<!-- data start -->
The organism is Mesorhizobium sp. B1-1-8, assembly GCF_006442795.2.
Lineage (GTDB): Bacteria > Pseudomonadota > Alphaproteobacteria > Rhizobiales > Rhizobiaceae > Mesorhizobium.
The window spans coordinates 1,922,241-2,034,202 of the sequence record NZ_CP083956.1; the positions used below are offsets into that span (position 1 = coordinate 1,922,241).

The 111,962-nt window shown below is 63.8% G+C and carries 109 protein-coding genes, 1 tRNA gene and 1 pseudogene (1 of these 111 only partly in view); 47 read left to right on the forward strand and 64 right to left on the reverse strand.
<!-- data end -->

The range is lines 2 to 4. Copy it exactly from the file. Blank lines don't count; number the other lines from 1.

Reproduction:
Lineage (GTDB): Bacteria > Pseudomonadota > Alphaproteobacteria > Rhizobiales > Rhizobiaceae > Mesorhizobium.
The window spans coordinates 1,922,241-2,034,202 of the sequence record NZ_CP083956.1; the positions used below are offsets into that span (position 1 = coordinate 1,922,241).

The 111,962-nt window shown below is 63.8% G+C and carries 109 protein-coding genes, 1 tRNA gene and 1 pseudogene (1 of these 111 only partly in view); 47 read left to right on the forward strand and 64 right to left on the reverse strand.